Jonathan Evans, communications manager at the Association of British Healthcare Industries explains the need to innovate when it comes to using digital technologies for the delivery of healthcare in the UK
The delivery of healthcare varies from Brighton to Birmingham, let alone Bangladesh and Brazil. Yet there are commonalities between areas and, increasingly, providers are tackling similar problems. Namely, ageing populations and increasing rates of chronic conditions. As a result, systems are struggling to provide the level of service they may once have been able to. With this comes the need to innovate and look at alternative methods to support the delivery of healthcare in the traditional clinical setting. For many, digital technologies are the answer.
Through patient monitoring, real-time data analytics, predictive algorithms and the emergence of AI (artificial intelligence), technology is rapidly altering the face of healthcare. Its use in hospitals is increasing, particularly through machine learning and what is particularly exciting is how much of this technology can be utilised at home. If we adopt and integrate digital technology well, it will empower patients and alleviate strain on the system.
In the last few years, we have seen a boom in the number of wearable devices and apps – from equipment that monitors heart rate and blood pressure to programmes that can track calorie intake and exercise. Such innovations allow a person to make changes to their lifestyle and plan a healthier future. It empowers the user to take ownership of their health and acts as a preventative measure for any potential future health issues.
Partnered with other monitoring systems and powered by real-time data, patients and medical professionals can quickly spot changes or new trends that require immediate attention, keeping small problems in the home. The sooner you can identify a problem, the quicker you are able to access the right treatment. This avoids visits to the emergency room, costly treatments and long-term social care. It is where technology really comes into its own, as the potential savings are enormous.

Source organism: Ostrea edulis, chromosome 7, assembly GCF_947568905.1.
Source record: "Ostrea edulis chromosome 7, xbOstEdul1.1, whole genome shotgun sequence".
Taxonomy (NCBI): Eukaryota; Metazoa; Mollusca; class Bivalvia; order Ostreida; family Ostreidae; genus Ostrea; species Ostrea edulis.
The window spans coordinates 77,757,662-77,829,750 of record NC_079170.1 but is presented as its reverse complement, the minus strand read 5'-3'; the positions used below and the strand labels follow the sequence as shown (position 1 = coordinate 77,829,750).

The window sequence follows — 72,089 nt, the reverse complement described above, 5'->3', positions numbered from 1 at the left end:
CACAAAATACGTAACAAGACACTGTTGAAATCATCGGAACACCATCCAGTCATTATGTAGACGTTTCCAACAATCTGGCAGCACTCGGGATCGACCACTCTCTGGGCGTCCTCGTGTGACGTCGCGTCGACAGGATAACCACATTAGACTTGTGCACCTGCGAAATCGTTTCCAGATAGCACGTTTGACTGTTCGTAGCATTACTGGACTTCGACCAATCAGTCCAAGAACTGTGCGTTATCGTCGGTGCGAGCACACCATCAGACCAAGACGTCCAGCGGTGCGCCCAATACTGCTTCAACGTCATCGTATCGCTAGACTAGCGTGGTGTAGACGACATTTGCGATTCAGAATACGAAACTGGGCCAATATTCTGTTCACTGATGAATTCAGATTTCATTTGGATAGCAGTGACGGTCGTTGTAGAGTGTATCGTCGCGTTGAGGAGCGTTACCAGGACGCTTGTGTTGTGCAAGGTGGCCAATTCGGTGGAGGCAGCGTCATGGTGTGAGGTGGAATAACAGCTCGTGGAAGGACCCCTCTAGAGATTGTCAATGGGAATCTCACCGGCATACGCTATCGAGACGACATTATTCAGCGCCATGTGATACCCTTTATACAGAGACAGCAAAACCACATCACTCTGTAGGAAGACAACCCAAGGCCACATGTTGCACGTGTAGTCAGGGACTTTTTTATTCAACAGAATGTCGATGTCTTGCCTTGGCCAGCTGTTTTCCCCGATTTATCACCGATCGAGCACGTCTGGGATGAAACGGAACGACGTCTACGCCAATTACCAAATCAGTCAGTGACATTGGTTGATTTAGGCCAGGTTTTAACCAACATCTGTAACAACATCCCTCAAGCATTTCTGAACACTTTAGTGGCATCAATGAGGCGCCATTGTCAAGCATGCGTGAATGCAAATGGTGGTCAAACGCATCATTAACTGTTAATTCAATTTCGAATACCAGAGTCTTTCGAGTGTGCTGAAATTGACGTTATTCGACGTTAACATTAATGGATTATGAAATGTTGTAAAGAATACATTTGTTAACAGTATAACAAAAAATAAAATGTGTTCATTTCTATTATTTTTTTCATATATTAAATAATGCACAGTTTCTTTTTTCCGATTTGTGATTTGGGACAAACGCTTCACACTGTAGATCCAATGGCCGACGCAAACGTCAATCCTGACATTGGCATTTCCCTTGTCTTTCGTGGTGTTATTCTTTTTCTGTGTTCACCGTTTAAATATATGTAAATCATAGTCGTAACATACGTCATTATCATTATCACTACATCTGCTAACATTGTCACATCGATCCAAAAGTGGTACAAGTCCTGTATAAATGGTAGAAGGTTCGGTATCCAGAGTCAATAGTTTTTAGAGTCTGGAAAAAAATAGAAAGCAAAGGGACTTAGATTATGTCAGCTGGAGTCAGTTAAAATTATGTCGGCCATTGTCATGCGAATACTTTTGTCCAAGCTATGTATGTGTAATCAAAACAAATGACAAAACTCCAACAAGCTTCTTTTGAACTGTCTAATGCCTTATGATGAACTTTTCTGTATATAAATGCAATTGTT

The use of data can be broken down into four parts. The generation of data itself, aggregation (pooling it into one place), analysis and utilisation. As a user, the last part, utilisation, is the most important and digitally enabled medical devices and software will drive this. They underpin the value of such innovation and enable healthcare to scale out of hospitals and into the community.
The use of virtual reality (VR) is a fascinating prospect too. Recent news of funding for a state-of-the-art psychological therapy to be delivered via VR in the NHS was welcomed by clinicians and academics alike. This therapy is designed for mental health patients. Via a headset, they follow a virtual coach through computer-generated simulations of situations they find troubling. The coach guides the patient through these scenarios, helping them practice techniques to overcome their difficulties.
Across the Atlantic, a whole host of technology and health companies, like Apple and Johnson & Johnson, have joined an FDA program to fast-track digital health apps. Offering pre-certified companies, a shortened regulatory path to market, the initiative is focused on apps classified as medical devices today. As part of the process, the FDA assesses a company’s software design, validation and maintenance before deciding whether to grant it pre-certification. Companies are then able to submit their technical file, which is significantly slimmed down, before introducing the digital health innovation.
In hospitals, we can expect more and more robotic-assisted surgery being used in our lifetimes as well. The hospitals of the future and the pathways in which that healthcare is delivered are likely to look very different to what we are used to. It’s what many people are calling the fourth Industrial Revolution.
Association of British Healthcare Industries
Tel: +44 (0)20 7960 4360